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Throughout WW2, the US military utilized the M1940 dog tag. This is the one with a notch on one side. Rumors have always speculated that the notch was used so the tag would remain in the dead soldiers teeth, but that was not the intended purpose, although it was probably used for that.

Another common rumor is the notch was used to properly align the tag so it could be embossed.  If you have ever seen or used a WWII style embosser, you will find the notch offers no practical way of improving alignment.

The best explanation I have seen comes from Their explanation is as follows:

“The Model 70 "Addressograph" was a pistol-type imprinting machine used by the Medical Department during WWII. Its function was to transfer the wounded soldier’s identification information directly from his dog tags to his medical records. The notch in the dog tag would align and hold the tag securely in the "Addressograph". First the dog tag was inserted into the imprinting machine. After the medical document was aligned in the "Addressograph", the trigger on the imprinting machine was pulled and the information on the dog tag was transferred to the medical document through the ribbon of carbon paper located inside the "Addressograph".”

First Fragment or leading digit of the serial number
1: Volunteer, Regular Army (8 numbers)
2: Reservist/National Guard (8 numbers)
3: Draftees (8 numbers)
O-:Commissioned Officers (2-7 numbers)
N: Nurse Corps (6 numbers)
T: Flight Officers (Variable)
S: Specialist Corps (Variable)
L: WAC Officer (6 digits)
A: WAC Soldier (6 digits)
V: WAC Warrant Officer (6 digits)
--There are more, but these are the majority of the common ones issued.
Second Fragment
01: Hawaii Department
02: Panama Canal Department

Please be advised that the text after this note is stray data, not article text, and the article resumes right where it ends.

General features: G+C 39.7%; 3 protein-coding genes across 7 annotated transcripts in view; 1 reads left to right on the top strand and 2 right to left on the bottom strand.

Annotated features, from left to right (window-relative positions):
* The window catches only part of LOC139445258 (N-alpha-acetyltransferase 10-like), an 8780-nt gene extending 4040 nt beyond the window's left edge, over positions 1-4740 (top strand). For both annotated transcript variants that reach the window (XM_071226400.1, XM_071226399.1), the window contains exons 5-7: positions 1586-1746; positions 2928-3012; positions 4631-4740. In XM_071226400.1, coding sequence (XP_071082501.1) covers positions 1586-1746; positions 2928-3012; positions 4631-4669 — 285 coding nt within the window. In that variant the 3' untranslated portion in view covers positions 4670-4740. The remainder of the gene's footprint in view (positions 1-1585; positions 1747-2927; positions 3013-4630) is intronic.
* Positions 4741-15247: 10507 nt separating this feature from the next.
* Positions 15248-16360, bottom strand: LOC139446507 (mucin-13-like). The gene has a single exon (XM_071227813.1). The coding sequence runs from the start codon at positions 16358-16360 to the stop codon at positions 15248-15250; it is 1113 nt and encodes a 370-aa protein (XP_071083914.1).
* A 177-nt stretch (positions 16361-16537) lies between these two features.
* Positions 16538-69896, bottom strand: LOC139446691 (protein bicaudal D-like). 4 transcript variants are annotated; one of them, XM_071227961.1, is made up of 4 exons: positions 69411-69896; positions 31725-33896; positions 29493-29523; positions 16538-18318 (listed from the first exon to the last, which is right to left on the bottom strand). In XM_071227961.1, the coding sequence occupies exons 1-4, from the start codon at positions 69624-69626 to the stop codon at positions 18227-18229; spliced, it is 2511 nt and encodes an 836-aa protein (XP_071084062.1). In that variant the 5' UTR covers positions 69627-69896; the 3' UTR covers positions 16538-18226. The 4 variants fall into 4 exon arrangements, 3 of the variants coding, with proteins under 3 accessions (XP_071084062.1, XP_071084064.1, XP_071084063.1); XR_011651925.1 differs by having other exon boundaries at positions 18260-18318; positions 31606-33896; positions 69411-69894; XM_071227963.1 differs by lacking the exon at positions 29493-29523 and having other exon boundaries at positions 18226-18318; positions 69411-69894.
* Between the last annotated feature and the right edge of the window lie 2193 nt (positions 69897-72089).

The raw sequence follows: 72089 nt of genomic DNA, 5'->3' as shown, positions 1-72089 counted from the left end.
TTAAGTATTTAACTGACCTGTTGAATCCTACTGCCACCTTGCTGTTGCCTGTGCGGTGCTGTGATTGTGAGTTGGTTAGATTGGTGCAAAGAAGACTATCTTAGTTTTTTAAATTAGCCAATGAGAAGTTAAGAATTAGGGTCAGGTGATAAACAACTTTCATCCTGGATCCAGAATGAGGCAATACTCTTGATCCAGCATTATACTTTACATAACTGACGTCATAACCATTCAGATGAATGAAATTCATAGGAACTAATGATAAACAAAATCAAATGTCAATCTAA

03: Philippine Department
04: Puerto Rico Department
1: Maine, New Hampshire, Vermont, Massachusetts
1: Rhode Island, Connecticut
2: New Jersey, Delaware, New York
3: Pennsylvania, Maryland, Virginia, Washington D.C.
4: North Carolina, South Carolina, Georgia, Florida
4: Alabama, Tennessee, Mississippi, Louisiana
5: Ohio, West Virginia, Indiana, Kentucky
6: Illinois, Michigan, Wisconsin
7: Missouri, Kansas, Nebraska, Iowa, Minnesota
7: Wyoming, North Dakota, South Dakota
8: Texas, Oklahoma, Colorado, New Mexico, Arizona
9: Washington, Oregon, California, Idaho, Montana
9: Nevada, Utah, Alaska (Attached)
 *  Men of the same surname will be assigned consecutive ASN numbers. (Brothers, Sons, Fathers, etc)
 *  The number for Corps (Second Fragment) would be the area of enlistment.

 Tetanus Dates
The dates on line 2 of the styles indicate the tetanus immunization, and the tetanus toxoid injection dates. These would most often be 1 year apart, and preceded by a T for the first date (i.e. T43 44).

Blood Type
The military categorized blood according to four most basic forms of blood.
They are: A, B, AB, and O. The RH factor wasn’t available until 1940 but the
US military did not use it during WWII.